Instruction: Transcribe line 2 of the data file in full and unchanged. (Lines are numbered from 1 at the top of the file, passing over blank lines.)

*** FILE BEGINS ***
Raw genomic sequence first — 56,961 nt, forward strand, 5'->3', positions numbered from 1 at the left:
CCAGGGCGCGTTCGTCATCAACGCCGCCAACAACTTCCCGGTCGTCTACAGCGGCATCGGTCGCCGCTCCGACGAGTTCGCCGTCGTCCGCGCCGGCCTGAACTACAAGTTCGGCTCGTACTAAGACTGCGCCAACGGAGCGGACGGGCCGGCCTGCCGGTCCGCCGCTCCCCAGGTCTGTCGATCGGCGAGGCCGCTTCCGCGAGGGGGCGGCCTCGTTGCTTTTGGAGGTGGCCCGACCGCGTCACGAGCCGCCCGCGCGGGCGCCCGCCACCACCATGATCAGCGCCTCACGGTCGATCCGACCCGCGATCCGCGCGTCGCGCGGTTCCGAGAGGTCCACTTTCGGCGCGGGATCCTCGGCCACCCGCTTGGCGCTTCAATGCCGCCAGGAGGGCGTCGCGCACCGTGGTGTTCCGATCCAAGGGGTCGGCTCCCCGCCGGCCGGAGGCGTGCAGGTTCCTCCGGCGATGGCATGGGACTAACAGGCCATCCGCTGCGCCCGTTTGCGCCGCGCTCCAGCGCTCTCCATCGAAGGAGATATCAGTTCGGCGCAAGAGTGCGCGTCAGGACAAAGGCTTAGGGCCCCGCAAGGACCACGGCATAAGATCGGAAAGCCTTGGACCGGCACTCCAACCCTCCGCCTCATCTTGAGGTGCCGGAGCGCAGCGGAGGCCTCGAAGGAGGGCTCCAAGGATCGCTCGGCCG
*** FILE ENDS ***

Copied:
CCAGGGCGCGTTCGTCATCAACGCCGCCAACAACTTCCCGGTCGTCTACAGCGGCATCGGTCGCCGCTCCGACGAGTTCGCCGTCGTCCGCGCCGGCCTGAACTACAAGTTCGGCTCGTACTAAGACTGCGCCAACGGAGCGGACGGGCCGGCCTGCCGGTCCGCCGCTCCCCAGGTCTGTCGATCGGCGAGGCCGCTTCCGCGAGGGGGCGGCCTCGTTGCTTTTGGAGGTGGCCCGACCGCGTCACGAGCCGCCCGCGCGGGCGCCCGCCACCACCATGATCAGCGCCTCACGGTCGATCCGACCCGCGATCCGCGCGTCGCGCGGTTCCGAGAGGTCCACTTTCGGCGCGGGATCCTCGGCCACCCGCTTGGCGCTTCAATGCCGCCAGGAGGGCGTCGCGCACCGTGGTGTTCCGATCCAAGGGGTCGGCTCCCCGCCGGCCGGAGGCGTGCAGGTTCCTCCGGCGATGGCATGGGACTAACAGGCCATCCGCTGCGCCCGTTTGCGCCGCGCTCCAGCGCTCTCCATCGAAGGAGATATCAGTTCGGCGCAAGAGTGCGCGTCAGGACAAAGGCTTAGGGCCCCGCAAGGACCACGGCATAAGATCGGAAAGCCTTGGACCGGCACTCCAACCCTCCGCCTCATCTTGAGGTGCCGGAGCGCAGCGGAGGCCTCGAAGGAGGGCTCCAAGGATCGCTCGGCCG